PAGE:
The Cardinals’ next drive was stuffed by the Patriots defense, after a review of a third down non-catch by Larry Fitzgerald. The Pats took over at the 35, and the ensuing drive was vintage Brady, as he carved the Cardinals’ defense before connecting with Rob Gronkowski for the touchdown. The Patriots were unable to convert the two point try, and the Cardinals’ lead was cut to 20-18.

The Cardinals ran the ball for almost five yards to bring the clock to 2:00, and then Ryan Williams slashed through the middle for a first down, essentially ending the game… or so it should have. On the ensuing third down play, the Cards inexplicably handed the ball off to Ryan Williams, who lost it on a hit by Brandon Spikes, and the ball was recovered by Vince Wilfork. The Patriots then seemingly won the game on a touch won run by Danny Woodhead, but the play was called back on a questionable holding call on Rob Gronkowski. While Gronk did turn the player and thus draw the flag, the call was likely one that would have gone as a no-call with regular officials (or dare I say, real ones). The Patriots then moved into easy field goal range but lost five yards on a false start penalty, again on Gronk. Still, the Pats were set up for a 42 yard field goal by Gosttkowski, which he promptly pulled left to pull defeat out of the jaws of victory.

FINAL SCORE: CARDINALS 20 PATRIOTS 18

Post- Game Analysis:

The Cardinals wanted tis game more than the Patriots, and executed their game plan almost flawlessly. They were able to effectively move the chains on offense, and defensively took the Patriots out of their own game plan. Aaron Hernandez’ injury seemed to have the affect of knocking the Patriots off kilter. Wes Welker picked up the slack for Hernandez, solitude Cardinals’ defense repeatedly punched the Patriots in the mouth all afternoon, and the Patriots had few answers until the closing minutes, and then a failure to execute routine plays cost them the chance at their comeback win.

Patriots’ fans can take heart in knowing that the last time the team lost a home opener was in 2001, when the Patriots won their first Super Bowl which, coincidentally, was in New Orleans.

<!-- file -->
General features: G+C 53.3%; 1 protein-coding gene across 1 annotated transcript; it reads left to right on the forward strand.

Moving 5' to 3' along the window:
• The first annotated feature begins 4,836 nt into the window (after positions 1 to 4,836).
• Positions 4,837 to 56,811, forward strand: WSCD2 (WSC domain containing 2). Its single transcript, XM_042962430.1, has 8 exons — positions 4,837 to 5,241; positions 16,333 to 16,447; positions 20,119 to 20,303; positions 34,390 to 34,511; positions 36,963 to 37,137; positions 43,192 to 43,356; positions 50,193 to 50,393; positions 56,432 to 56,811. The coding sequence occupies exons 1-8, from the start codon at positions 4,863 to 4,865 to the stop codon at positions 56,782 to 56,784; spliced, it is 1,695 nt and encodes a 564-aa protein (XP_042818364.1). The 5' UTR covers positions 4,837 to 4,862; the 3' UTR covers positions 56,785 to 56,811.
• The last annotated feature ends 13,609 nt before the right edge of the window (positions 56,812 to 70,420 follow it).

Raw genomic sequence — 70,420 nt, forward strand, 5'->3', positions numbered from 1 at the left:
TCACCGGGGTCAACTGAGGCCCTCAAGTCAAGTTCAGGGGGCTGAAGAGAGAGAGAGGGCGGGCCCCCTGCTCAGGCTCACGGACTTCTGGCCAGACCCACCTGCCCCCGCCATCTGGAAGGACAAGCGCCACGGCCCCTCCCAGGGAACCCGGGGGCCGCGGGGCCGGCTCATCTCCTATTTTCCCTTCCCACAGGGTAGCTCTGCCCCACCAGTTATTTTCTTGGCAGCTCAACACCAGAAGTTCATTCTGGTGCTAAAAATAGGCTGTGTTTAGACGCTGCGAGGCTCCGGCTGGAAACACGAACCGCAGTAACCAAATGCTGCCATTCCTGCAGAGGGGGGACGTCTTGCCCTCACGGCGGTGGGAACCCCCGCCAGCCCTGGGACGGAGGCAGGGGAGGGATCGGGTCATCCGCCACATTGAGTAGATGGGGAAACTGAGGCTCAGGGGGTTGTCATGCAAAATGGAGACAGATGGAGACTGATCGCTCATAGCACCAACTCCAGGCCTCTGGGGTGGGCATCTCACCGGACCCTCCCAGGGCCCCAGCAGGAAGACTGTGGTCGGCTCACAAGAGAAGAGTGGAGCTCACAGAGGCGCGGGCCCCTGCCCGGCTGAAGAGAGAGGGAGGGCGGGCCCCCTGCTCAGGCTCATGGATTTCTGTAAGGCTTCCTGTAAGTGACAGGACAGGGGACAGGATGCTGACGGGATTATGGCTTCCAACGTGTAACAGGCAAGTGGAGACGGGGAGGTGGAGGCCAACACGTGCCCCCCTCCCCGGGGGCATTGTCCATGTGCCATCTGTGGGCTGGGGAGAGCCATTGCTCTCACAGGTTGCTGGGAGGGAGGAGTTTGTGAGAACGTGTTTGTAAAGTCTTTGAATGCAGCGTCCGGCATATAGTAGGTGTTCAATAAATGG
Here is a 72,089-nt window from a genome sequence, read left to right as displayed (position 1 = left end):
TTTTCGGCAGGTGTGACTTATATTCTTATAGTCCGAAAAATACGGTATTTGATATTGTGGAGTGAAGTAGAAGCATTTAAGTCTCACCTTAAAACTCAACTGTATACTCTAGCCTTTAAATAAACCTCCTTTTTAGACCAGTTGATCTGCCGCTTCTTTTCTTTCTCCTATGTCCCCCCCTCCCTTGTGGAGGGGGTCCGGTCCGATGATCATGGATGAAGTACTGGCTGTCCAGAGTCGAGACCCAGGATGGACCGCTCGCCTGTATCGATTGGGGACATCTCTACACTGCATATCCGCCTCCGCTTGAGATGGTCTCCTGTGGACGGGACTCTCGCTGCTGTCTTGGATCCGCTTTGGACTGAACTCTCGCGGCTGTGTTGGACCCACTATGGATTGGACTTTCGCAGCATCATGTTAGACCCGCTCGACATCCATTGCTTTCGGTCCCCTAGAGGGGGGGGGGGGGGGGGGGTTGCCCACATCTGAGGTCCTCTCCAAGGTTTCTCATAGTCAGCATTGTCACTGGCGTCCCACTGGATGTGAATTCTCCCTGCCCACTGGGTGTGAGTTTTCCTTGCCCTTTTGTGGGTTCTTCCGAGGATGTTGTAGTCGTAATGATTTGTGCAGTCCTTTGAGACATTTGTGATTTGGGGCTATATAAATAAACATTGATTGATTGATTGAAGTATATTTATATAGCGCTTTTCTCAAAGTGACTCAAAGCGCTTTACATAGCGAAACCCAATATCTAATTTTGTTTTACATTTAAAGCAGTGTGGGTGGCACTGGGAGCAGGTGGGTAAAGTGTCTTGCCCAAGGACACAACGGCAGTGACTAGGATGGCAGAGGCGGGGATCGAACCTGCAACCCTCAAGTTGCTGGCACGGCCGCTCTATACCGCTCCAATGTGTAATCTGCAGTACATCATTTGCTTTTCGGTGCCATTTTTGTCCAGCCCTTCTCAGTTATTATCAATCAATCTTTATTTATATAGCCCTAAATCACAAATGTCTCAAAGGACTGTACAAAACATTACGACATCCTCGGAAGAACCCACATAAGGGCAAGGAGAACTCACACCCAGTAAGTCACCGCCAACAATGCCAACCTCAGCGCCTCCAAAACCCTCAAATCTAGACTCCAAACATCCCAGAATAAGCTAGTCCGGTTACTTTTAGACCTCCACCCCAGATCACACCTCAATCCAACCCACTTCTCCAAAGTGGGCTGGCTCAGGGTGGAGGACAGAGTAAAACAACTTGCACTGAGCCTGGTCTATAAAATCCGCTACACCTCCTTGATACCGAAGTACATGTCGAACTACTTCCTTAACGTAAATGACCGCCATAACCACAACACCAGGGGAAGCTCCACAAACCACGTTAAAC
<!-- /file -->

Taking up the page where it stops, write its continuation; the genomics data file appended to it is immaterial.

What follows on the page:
When the Patriots Ran:

Stevan Ridley ran for 71 yards and Danny Woodhead ran for another 18, but the Patriots were unable to run at key times, or chose to run at times where a pass play was the better call. Despite the productive play, disruption caused by the Cardinals gives the cards the edge. Advantage: Cardinals

When the Patriots passed:

Tom Brady threw for 316 yards with one touchdown and one interception. Welker, Gronkowski, Lloyd and Edelman all had big receiving days in the absence of Aaron Hernandez. If anything, the Patriots didn’t pass enough today given the tempo of the day and the grittiness of the Cardinals’ defense. The Cardinals were able to apply consistent pressure on Brady, sacking him four times. Advantage: Patriots

When the Cardinals ran:

The cards used a balanced rushing attack, with five runners posting double digits in yards and outgaining the Patriots 105-86. It’s wasn’t an outstanding attack, but it was a consistent one. The error by Williams (really a play call error) nearly cost the Cards the game. That play had to be one of the worst play calls I have seen in recent years, as the Cards should have taken a knee to insure a punt and a long field for the Patriots. Advantage: Cardinals

When the Cardinals passed:

Kevin Kolb only threw for 140 yards with one touchdown and no interception, but it was his headiness that won the day for the Cards. Kolb made good decisions, took what the defense would give, and knew when to take a loss.  Todd heap caught five passes before leaving with an injury. Still, the Patriots once again kept their opponents from any long gains, holding the longest reception to 36 yards. The Patriots shut down Larry Fitzgerald (1 catch for 4 yards) but Kolb took advantage of his other options. Advantage: Even